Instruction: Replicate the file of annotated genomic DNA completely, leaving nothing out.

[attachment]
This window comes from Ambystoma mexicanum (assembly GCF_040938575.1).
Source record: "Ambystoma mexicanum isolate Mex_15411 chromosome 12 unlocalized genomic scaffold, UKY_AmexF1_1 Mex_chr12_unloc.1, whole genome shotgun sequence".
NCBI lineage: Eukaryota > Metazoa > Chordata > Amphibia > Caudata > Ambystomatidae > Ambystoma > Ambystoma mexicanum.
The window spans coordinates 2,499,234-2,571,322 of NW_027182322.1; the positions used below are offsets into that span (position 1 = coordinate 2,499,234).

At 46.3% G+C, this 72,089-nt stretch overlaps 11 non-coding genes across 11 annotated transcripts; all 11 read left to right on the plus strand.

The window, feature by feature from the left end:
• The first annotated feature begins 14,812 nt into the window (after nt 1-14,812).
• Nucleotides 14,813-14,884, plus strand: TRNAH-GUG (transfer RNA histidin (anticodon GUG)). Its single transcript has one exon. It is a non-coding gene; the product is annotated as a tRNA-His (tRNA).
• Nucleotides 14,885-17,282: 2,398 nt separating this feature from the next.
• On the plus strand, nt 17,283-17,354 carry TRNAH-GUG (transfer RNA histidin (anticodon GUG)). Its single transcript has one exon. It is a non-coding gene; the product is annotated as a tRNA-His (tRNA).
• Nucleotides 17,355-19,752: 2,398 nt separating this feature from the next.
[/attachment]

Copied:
This window comes from Ambystoma mexicanum (assembly GCF_040938575.1).
Source record: "Ambystoma mexicanum isolate Mex_15411 chromosome 12 unlocalized genomic scaffold, UKY_AmexF1_1 Mex_chr12_unloc.1, whole genome shotgun sequence".
NCBI lineage: Eukaryota > Metazoa > Chordata > Amphibia > Caudata > Ambystomatidae > Ambystoma > Ambystoma mexicanum.
The window spans coordinates 2,499,234-2,571,322 of NW_027182322.1; the positions used below are offsets into that span (position 1 = coordinate 2,499,234).

At 46.3% G+C, this 72,089-nt stretch overlaps 11 non-coding genes across 11 annotated transcripts; all 11 read left to right on the plus strand.

The window, feature by feature from the left end:
• The first annotated feature begins 14,812 nt into the window (after nt 1-14,812).
• Nucleotides 14,813-14,884, plus strand: TRNAH-GUG (transfer RNA histidin (anticodon GUG)). Its single transcript has one exon. It is a non-coding gene; the product is annotated as a tRNA-His (tRNA).
• Nucleotides 14,885-17,282: 2,398 nt separating this feature from the next.
• On the plus strand, nt 17,283-17,354 carry TRNAH-GUG (transfer RNA histidin (anticodon GUG)). Its single transcript has one exon. It is a non-coding gene; the product is annotated as a tRNA-His (tRNA).
• Nucleotides 17,355-19,752: 2,398 nt separating this feature from the next.